Despite their many similarities, Marlow and Kurtz's differences are dramatically revealed when Marlow arrives at Kurtz's Inner Station. Marlow discovers that Kurtz has become a maniacal tyrant, who manipulates the Natives into conducting brutal raids into other tribes in order to accumulate more ivory. Kurtz is perceived as a god by the Natives and uses his elevated status to attain wealth for himself and the Company. Since he arrived in the Congolese jungle, Kurtz has become corrupted by greed and power, which decays his soul. Unlike Kurtz, Marlow has not yet become corrupted and chooses to leave the Company after experiencing the true nature of European imperialism. 

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In Heart of Darkness, how are Marlow and Kurtz similar or different?

The two characters of Kurtz and Marlow are curiously interlinked in this book. Marlow is shown to have a somewhat supernatural fascination with Kurtz from the first moment he hears about him, and his sense of anticipation at finally meeting the man he has heard so many different conflicting rumours about is palpable as he makes his way up the river into the "heart of darkness." In a sense, the two characters could be said to be doubles, or doppelgangers, in that they share a strange link that allows them to be compared and contrasted. In Kurtz, Marlow sees the fate of the colonial endeavour as Kurtz, a white man, went to Africa with such hopes of doing good, but in the end descended in to pure evil. This is something Marlow is well aware of as he gets to know him. Note how he describes Kurtz in the following quote:

His was an impenetrable darkness. I looked at him as you peer down at a man who is lying at the bottom of a precipice where the sun never shines.

The way that Kurtz is consistently associated with darkness indicates his moral degradation. Yet at the same time Marlow finds himself enraptured by his words and the power of his rhetoric. The crucial difference between them however is that Marlow is able to cling on to his sense of moral goodness, whereas the "impenetrable darkness" of Kurtz is something that shows his character is so steeped in evil that he has lost the ability to distinguish between good and evil any more. His final words, "The horror! The horror!", act as a condemnation of both his life and acts and also the colonial enterprise. Marlow of course shows that he is not completely untainted at the end of the story, as his lie to the Intended shows, yet the fact that he is described as a "buddha" as he shares his tale indiates that there is some kind of goodness that remains uncorrupted. The characters are linked through their difference to colonialism.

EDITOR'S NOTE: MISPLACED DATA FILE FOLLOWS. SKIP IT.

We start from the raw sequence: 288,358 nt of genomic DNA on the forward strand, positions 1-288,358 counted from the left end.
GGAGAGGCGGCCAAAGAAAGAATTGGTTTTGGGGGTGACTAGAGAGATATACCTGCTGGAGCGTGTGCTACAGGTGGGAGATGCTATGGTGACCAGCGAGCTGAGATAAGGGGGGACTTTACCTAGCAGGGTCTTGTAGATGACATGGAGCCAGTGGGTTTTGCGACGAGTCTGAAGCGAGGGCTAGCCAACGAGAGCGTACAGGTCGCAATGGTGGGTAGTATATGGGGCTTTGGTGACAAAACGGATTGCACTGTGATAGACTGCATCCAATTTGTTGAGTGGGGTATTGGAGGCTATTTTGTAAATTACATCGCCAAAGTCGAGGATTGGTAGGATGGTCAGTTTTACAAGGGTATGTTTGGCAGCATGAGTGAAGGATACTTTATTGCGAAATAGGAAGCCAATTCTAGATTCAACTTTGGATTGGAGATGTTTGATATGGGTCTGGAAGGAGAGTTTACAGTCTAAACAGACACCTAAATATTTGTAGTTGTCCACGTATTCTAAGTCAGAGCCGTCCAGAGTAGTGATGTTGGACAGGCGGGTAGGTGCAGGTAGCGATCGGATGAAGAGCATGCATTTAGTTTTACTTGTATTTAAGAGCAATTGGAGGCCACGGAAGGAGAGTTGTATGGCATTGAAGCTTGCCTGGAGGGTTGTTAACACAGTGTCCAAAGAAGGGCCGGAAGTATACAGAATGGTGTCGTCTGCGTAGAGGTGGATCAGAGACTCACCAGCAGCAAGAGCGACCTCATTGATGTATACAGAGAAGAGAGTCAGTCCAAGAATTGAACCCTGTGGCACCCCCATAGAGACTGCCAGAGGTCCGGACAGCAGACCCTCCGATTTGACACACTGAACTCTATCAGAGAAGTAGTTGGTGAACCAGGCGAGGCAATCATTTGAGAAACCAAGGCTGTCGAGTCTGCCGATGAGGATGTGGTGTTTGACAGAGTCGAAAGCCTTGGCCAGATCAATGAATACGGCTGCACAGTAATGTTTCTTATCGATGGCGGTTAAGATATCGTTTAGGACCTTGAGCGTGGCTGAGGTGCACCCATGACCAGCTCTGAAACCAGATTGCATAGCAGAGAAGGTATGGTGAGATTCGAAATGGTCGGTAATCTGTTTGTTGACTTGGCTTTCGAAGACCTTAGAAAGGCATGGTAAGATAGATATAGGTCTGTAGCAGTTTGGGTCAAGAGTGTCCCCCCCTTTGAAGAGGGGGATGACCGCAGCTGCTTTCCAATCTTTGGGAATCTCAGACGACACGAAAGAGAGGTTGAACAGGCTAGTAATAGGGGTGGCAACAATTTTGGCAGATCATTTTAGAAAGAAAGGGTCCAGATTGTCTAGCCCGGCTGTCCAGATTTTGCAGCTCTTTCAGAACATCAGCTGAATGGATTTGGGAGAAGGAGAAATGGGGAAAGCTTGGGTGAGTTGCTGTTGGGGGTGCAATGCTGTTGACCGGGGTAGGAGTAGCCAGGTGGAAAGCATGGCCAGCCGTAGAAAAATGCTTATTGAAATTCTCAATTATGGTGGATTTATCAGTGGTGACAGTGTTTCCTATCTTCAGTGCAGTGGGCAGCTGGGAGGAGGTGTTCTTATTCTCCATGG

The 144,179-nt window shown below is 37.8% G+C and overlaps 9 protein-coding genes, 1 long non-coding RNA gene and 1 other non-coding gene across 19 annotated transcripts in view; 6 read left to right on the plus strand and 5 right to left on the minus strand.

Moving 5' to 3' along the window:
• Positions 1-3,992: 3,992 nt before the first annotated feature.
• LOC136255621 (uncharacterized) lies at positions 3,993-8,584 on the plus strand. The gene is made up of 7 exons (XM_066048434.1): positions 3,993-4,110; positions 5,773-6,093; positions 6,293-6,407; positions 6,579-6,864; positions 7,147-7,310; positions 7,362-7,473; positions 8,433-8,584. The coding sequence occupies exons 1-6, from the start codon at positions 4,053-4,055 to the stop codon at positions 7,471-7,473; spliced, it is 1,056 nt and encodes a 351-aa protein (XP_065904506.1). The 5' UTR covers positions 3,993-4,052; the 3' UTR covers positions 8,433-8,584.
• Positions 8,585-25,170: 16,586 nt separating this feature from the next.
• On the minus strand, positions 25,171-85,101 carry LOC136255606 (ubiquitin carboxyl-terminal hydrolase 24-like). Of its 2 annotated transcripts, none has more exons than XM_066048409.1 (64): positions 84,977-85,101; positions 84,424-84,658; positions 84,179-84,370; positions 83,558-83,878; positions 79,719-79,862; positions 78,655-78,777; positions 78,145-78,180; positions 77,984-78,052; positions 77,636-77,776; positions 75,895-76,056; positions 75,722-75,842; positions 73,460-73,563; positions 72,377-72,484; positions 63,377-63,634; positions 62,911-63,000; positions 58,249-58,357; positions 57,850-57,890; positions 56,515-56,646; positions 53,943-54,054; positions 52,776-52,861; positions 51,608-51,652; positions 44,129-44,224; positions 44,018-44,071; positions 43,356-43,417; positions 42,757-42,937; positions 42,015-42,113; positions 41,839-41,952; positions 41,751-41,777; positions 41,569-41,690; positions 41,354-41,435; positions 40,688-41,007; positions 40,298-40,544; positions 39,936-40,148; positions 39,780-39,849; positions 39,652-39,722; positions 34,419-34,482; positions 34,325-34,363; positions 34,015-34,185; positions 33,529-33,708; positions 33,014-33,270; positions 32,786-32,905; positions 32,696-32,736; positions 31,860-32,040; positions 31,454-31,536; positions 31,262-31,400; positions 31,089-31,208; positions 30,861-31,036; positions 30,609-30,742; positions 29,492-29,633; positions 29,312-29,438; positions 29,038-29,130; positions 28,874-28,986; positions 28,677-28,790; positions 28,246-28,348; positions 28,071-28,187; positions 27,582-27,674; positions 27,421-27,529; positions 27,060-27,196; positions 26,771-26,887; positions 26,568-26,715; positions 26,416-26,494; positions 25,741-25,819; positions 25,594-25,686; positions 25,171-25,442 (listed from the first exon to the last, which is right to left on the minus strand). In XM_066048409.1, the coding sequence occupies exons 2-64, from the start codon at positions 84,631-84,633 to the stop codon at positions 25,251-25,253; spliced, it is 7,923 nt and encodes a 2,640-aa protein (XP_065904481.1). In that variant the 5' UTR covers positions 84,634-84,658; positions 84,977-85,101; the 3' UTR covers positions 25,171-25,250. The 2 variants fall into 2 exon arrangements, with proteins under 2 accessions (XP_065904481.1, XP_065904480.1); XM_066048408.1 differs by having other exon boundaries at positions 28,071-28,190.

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In Heart of Darkness, how are Marlow and Kurtz similar or different?

There are a great deal of differences between Kurtz and Marlow in Joseph Conrad's Heart of Darkness, most of which stem from the fact that Marlow functions primarily as a narrator, while Kurtz often serves as the true focus of Marlow's narrative. As such, we learn much about the development of Kurtz as a character, while we learn much less about Marlow.

Though Marlow is not without his own complexities, his primary duty in the story is to relate the tale to the sailors waiting on the Nellie. While Marlow has intriguing personality quirks of his own (he quickly reveals himself to be an intellectual but cynical individual), the reader is given little insight into Marlow's deeper being, as he exists in the story mainly to observe and comment on the actions of others. 

Kurtz, on the other hand, is the definition of charisma. Originally a principled and idealistic individual, Kurtz quickly becomes drunk with power, and his grim descent into madness is one of the main points of the novella. As such, while Marlow tends to avoid the spotlight, Kurtz is notable for commanding attention with his hypnotic voice and infectious ideas. As such, the primary difference between Kurtz and Marlow is that, while Marlow is relatively nondescript and undeveloped (in general terms), Kurtz is a vividly drawn character with immense depth who largely commands the main arc of the narrative.